Ripple leadership expects XRP price to rise sharply in 2022 after the end of the legal dispute with the SEC


It has been almost 11 months since San Francisco-based fintech startup Ripple took up its battle with the US Securities and Exchange Commission on charges of selling unregistered securities (XRP). While Ripple claims to date that there has been no wrongdoing, the SEC is sticking to its lawsuit.

However, it appears that the tide is turning in the lengthy legal battle in Ripple’s favor. Speaking to CNBC on November 22, Ripple CEO Brad Garlinghouse said they were making good progress on the process. Garlinghouse also expects the case to be closed by next year. Speaking to Dan Murphy , Garlinghouse told CNBC:

“Despite the slow legal process, we’re seeing pretty good progress. The judge obviously asked good questions. And I think the judge has recognized that this is not just about Ripple, but that this will draw wider circles. “

For a long time, Ripple’s XRP was one of the top-performing cryptocurrencies, ranking third after Bitcoin (BTC) and Ethereum (ETH). But since the SEC lawsuit, XRP has mainly shown a sideways movement and is still above a dollar. Currently, XRP ranks seventh among cryptocurrencies by market capitalization after being overtaken by better performing digital assets.

If the case goes well for Ripple, strong performance can be expected from XRP. Incidentally, the Ripple technology has gained acceptance by banks and other financial service providers. RippleNet technology enables real-time cross-border payments by leveraging the power of the blockchain. XRP also markets products based on it, such as liquidity on demand.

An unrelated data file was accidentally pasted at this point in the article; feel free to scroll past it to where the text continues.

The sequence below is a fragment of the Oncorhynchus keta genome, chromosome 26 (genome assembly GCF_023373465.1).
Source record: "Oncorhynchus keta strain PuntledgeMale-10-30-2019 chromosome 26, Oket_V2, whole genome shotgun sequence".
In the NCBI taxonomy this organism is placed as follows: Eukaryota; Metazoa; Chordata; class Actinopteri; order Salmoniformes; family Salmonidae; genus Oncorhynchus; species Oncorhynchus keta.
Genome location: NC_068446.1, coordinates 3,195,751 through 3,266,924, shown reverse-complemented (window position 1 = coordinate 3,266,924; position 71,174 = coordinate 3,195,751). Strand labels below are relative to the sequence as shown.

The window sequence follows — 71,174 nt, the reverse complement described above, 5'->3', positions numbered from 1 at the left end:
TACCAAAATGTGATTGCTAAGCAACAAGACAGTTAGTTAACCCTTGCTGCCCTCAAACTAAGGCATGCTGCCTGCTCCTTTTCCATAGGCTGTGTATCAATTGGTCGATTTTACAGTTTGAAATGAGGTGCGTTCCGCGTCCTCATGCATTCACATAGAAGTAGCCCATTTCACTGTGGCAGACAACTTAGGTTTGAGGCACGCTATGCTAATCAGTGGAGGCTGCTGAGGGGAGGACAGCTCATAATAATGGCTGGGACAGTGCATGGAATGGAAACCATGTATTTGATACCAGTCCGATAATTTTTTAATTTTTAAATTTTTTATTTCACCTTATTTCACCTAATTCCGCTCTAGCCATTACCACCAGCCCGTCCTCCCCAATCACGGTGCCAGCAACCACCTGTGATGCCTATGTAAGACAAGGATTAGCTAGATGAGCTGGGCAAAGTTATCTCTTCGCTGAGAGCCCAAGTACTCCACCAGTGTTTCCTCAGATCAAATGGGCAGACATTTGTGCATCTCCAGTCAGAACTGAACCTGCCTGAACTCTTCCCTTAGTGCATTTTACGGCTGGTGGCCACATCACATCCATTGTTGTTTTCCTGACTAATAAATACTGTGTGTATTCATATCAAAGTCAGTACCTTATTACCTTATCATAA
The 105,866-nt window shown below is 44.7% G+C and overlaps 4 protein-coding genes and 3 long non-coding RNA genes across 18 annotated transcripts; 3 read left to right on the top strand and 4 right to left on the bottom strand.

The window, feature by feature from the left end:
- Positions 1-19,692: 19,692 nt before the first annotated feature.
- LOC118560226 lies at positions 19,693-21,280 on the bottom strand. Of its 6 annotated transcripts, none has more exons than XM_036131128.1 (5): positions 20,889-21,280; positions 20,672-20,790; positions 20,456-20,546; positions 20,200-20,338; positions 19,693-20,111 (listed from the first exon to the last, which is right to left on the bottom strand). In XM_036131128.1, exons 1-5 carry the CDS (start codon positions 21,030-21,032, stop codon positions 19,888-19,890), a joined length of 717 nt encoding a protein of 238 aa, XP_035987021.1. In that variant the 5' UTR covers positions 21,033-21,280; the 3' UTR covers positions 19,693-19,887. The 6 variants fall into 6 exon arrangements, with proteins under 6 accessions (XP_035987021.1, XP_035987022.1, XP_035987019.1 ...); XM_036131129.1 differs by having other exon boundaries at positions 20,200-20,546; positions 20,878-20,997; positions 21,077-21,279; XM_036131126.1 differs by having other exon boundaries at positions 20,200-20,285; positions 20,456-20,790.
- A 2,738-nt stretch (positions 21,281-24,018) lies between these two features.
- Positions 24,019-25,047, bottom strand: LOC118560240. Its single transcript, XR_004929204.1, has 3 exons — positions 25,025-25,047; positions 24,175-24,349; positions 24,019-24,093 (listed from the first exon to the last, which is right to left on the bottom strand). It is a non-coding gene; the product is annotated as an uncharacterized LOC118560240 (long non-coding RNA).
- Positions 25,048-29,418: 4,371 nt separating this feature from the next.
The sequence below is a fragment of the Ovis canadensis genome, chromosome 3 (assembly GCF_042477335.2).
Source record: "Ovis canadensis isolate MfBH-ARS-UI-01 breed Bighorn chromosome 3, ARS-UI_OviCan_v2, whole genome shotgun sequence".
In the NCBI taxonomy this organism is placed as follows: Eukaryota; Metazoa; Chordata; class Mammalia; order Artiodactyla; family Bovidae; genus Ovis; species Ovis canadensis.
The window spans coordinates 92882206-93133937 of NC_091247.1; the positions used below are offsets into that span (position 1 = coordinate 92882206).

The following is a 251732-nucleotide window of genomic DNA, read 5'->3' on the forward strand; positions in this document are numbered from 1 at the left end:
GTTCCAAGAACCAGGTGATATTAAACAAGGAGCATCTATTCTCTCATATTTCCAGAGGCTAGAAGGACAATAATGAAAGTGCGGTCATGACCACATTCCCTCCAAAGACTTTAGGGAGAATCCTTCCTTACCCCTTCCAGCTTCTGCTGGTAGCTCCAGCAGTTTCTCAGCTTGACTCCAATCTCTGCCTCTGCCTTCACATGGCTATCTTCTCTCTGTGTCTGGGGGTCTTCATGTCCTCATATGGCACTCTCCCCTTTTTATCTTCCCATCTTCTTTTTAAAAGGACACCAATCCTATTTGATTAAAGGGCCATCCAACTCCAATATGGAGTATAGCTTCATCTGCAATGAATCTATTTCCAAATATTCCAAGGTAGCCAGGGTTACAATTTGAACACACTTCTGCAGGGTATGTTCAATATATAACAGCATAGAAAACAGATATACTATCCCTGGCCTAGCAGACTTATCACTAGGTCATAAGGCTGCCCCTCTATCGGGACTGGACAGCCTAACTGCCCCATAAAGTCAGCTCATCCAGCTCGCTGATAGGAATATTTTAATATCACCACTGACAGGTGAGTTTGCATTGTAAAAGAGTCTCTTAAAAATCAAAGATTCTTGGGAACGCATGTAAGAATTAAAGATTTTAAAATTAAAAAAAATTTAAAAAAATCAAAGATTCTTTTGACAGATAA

Neverending Story: Ripple and the SEC

Late last year, on December 28, 2020, outgoing SEC chairman Jay Clayton filed a lawsuit against Ripple accusing the company of illegal securities trading. The agency then alleged that the company illegally sold $ 1.3 billion in XRP as securities during its ICO days in 2013. However, to this day, Ripple maintains that XRP is not a security at all.

In the past, Ripple CEO Garlinghouse had already sharply criticized the SEC for the unclear regulatory framework for the use of cryptocurrencies. At one point, the company even considered moving its headquarters from the US to a more crypto-friendly country.

Garlinghouse also said countries like the United Arab Emirates, Singapore, Japan and Switzerland have shown leadership in regulating cryptocurrencies. He, on the other hand, criticized China and India for their de facto torpedoing of the entire crypto industry. Garlinghouse gets support from the crypto exchange Coinbase, whose boss Brian Armstrong said that the Ripple case is going better than expected.

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